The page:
In this installment from the AAS Career Profiles series, cosponsored by the Committee on the Status of Women in Astronomy and the Committee on Employment, Dr. Meredith Hughes describes her transition from research astronomer to professor at a primarily undergraduate university.
The AAS will cease publication of AER at the end of 2013; the journal's full archive will remain available online. A task force will be created to develop ideas for expanding the Society's investment in other types of astronomy-education activities.
Jim Manning, Executive Director of the Astronomical Society of the Pacific, reflects on proposed changes to federal science-education programs and previews the ASP's upcoming annual meeting in San Jose, California.
A resource guide for anyone concerned about the potential elimination of the education and public outreach (EPO) activities in NASA's Science Mission Directorate (SMD), as called for in President Obama’s fiscal year 2014 budget proposal.
The AAS has issued a statement addressing the potential elimination of the EPO activities in NASA's Science Mission Directorate, as called for in President Obama’s fiscal year 2014 budget proposal. The statement says that the suggested cuts “would dismantle some of the nation’s most inspiring and successful STEM education assets.”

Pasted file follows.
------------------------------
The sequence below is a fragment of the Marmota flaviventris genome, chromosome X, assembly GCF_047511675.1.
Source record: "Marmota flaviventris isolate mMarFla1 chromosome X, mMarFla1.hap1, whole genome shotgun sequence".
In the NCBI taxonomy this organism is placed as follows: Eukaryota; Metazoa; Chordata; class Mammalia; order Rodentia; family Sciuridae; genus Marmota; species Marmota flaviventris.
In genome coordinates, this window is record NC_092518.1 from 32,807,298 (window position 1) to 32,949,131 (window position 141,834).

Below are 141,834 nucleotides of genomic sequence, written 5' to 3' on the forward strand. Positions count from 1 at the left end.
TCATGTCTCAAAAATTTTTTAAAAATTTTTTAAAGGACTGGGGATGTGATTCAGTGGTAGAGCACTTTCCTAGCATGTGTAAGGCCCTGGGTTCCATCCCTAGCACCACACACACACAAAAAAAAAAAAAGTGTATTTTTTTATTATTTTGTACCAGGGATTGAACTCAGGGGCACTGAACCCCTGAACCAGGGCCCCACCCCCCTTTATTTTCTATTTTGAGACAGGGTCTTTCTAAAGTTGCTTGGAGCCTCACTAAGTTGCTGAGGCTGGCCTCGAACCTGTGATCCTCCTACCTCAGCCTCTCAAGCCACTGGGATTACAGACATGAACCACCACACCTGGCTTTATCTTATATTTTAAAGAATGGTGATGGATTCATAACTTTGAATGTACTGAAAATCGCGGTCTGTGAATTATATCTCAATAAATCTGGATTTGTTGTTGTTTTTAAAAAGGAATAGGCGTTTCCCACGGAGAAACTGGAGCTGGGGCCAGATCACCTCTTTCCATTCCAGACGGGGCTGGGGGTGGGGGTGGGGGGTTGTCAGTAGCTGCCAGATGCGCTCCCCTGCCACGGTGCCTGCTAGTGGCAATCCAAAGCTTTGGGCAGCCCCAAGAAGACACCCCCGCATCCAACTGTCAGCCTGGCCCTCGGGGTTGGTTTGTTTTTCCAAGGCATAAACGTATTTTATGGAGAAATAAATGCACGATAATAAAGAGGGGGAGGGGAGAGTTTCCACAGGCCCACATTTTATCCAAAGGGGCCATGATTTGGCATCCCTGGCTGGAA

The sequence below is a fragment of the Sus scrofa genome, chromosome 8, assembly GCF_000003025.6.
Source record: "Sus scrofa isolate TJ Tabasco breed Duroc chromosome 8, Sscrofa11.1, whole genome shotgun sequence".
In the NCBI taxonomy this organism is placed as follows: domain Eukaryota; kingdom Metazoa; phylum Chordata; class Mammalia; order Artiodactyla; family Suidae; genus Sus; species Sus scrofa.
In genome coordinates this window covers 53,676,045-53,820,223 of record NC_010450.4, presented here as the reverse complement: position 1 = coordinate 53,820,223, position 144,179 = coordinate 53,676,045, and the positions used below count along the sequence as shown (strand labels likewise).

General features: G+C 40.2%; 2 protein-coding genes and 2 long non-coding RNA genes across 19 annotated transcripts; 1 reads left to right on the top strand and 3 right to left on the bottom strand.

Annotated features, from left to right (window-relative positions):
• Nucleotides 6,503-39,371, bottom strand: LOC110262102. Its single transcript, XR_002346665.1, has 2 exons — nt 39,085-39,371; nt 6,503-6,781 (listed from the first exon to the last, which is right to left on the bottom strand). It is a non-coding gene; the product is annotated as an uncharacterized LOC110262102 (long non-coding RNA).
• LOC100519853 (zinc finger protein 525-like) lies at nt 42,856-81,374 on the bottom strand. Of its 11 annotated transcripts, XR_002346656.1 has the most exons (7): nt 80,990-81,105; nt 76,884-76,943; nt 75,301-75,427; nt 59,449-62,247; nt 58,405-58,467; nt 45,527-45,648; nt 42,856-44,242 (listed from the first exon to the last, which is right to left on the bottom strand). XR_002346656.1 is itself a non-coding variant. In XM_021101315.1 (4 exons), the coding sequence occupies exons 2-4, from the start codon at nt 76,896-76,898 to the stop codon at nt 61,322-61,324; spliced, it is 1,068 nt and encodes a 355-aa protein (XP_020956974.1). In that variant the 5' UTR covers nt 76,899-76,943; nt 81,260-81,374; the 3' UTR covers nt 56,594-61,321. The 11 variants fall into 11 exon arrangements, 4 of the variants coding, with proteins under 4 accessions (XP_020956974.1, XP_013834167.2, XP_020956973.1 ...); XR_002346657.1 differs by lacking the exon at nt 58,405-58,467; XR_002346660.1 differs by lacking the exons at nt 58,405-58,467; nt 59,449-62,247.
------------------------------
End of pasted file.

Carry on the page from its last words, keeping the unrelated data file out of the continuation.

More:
The AAS Committee on the Status of Women in Astronomy and the AAS Employment Committee have compiled dozens of interviews highlighting the diversity of career trajectories available to astronomers. The interviews share advice and lessons learned from individuals on those paths.
The Spring 2013 edition of the newsletter (Number 77) of the IAU Commission on Education and Development is available at the Commission 46 website. It is in PDF format and can be downloaded, along with past newsletters. The new editor of the newsletter, which is distributed worldwide, is Larry Marschall of Gettysburg College.
Career Profiles Interview Project
The AAS Committee on the Status of Women in Astronomy and the AAS Employment Committee have compiled dozens of interviews (we expect to have over 80 by the end of this project) highlighting the diversity of career trajectories available to astronomers. The interviews share advice and lessons learned from individuals on those paths.
This program is administered by the National Solar Observatory (NSO), sponsored by the National Science Foundation’s (NSF) Office of International Science and Engineering (OISE), and is open to US graduate students in any discipline of astronomy or astrophysics who are US citizens or permanent residents, age 21 years or older, and have a passport. The main goal of the program is to expose potential researchers to an international setting at an early stage in their careers. The program will take place in Bangalore, India, under the auspices of the Indian Institute of Astrophysics (IIA), a
5-6 January 2013, 9 a.m. to 5 p.m. PST
The newly established AAS Astronomy Ambassadors program is designed to support early-career AAS members with training in resources and techniques for effective outreach to students and/or the public. The first Astronomy Ambassadors workshop will be held on 5-6 January 2013 in conjunction with the 221st AAS meeting in Long Beach, California.